Like Telecom New Zealand, Rio Tinto has a story of woe to tell from a pre-GFC purchase that went awry. In the miner’s case it is the $US38.1 billion ($41.73 billion) acquisition of Alcan at the peak of the aluminium price cycle.
It is now thought the group’s aluminium division could be worth just a third of that number as the sector confronts several headwinds.
In August, Rio Tinto raised expectations of a divestment with a decision to reintegrate its Pacific Aluminium business with its Alcan operations.
According to the Sydney Morning Herald, the focus is now on cost cutting ahead of a likely spin-off down the road, which many analysts have called for.
Rio Tinto, like fellow big miners BHP Billiton and Brazil’s Vale, has been pursuing a cost-cutting strategy which includes the divestment of non-core assets.
The latest cost-cutting exercise was a decision to shut the loss-making Gove alumina refinery over the past week.
Bega Cheese, Warrnambool Cheese and Butter, Saputo, Murray Goulburn
The takeover saga rolls on at Warrnambool Cheese and Butter, with Bega Cheese now the only ‘live’ bidder as Saputo is forced to put acceptances on hold and Murray Goulburn Co-operative waits on regulatory clearance.
The point is not lost on the smallest player in the fight: “Interim orders prevent Saputo Dairy Australia Ltd processing any acceptances received under its bid for Warrnambool,” Bega noted in an ASX statement yesterday.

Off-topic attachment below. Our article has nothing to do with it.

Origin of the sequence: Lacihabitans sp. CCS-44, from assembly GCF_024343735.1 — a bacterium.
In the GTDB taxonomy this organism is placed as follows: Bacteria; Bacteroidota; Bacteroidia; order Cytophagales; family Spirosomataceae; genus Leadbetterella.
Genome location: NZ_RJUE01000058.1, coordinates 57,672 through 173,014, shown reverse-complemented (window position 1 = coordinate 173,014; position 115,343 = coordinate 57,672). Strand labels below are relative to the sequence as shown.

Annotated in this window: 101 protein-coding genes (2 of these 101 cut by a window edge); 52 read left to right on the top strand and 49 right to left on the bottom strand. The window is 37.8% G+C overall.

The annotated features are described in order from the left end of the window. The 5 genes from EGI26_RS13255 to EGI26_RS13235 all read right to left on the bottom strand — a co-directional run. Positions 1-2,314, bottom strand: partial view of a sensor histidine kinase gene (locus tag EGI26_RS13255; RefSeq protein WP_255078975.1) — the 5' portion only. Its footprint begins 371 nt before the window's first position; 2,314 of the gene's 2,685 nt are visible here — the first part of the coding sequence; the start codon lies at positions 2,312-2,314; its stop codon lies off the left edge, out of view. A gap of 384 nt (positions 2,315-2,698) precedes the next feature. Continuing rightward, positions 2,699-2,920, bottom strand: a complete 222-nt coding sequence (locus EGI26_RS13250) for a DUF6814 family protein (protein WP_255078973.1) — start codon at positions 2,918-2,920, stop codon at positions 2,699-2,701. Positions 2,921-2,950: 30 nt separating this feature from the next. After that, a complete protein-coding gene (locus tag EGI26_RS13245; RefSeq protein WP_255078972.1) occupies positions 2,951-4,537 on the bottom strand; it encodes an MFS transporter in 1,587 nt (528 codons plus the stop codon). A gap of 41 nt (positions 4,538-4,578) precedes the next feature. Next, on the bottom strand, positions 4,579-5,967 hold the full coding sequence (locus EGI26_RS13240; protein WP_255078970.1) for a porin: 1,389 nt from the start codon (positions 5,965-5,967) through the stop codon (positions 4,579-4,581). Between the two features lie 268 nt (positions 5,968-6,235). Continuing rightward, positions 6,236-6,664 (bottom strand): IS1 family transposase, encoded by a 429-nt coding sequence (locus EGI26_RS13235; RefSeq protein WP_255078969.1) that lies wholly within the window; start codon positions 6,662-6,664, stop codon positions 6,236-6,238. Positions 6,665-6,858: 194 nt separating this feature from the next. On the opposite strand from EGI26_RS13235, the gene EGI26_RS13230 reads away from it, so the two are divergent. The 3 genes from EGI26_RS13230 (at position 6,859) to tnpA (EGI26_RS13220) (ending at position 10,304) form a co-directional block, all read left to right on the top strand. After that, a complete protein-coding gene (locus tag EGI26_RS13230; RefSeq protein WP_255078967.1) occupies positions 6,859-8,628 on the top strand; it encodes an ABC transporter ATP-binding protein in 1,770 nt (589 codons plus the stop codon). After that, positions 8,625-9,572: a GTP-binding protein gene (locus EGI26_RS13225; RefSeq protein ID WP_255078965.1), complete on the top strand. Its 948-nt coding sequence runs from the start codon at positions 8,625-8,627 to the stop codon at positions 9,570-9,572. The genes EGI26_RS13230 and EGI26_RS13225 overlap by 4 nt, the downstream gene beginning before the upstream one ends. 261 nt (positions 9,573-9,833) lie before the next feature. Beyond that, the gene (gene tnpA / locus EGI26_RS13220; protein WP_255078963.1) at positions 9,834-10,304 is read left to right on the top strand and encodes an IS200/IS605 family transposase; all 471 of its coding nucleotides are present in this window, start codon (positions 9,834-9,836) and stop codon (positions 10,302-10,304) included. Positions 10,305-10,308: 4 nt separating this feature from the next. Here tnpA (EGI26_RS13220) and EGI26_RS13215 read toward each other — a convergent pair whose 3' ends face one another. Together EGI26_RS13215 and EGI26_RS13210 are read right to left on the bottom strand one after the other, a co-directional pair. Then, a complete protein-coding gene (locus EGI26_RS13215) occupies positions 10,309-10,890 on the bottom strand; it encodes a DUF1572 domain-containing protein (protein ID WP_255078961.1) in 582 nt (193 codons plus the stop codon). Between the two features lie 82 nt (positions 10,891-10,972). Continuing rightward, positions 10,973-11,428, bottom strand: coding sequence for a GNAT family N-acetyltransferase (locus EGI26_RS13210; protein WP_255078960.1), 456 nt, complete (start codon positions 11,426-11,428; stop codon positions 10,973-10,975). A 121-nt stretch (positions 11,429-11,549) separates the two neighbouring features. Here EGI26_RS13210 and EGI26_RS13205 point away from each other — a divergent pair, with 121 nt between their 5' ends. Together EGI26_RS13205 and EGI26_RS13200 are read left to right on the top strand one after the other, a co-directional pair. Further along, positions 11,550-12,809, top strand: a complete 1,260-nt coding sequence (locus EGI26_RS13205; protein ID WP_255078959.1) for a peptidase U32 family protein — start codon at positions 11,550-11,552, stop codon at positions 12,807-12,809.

“Bega Cheese’s offer is unconditional and remains open for acceptance by Warrnambool shareholders.”
As it stands, Bega’s offer is due to close on December 12 and while it has the front seat almost by default right now, there appears little chance it will gain a majority stake by then.
Indeed, the likelihood of any deal being sewn up by Christmas is a long shot.
Archer Daniels Midland’s voting power in GrainCorp has slipped back from 27.98 per cent to 19.85 per cent as acceptances for its failed takeover have been returned. It is not known what ADM’s intentions are with its stock now the takeover has been blocked, though as it stands, it is sitting on a rather substantial loss.
The Queensland government confirmed yesterday it had sold a significant stake in Aurizon Holdings. Following the offload of stock worth $350 million, the state government now has less than a 5 per cent stake in the rail freight operator it formerly owned. The Monday night deal was made at a price of $4.71, which was a premium to Monday’s close but a discount on yesterday’s close after the stock rose 2 per cent on the news.
Perpetual has received approval from the New South Wales Supreme Court for its takeover of The Trust Company. The news paves the way for the acquisition to be completed by December 18 after the deal received Trust shareholder approval last week. Perpetual beat out IOOF Holdings and Equity Trustees to gain control of the financial services group.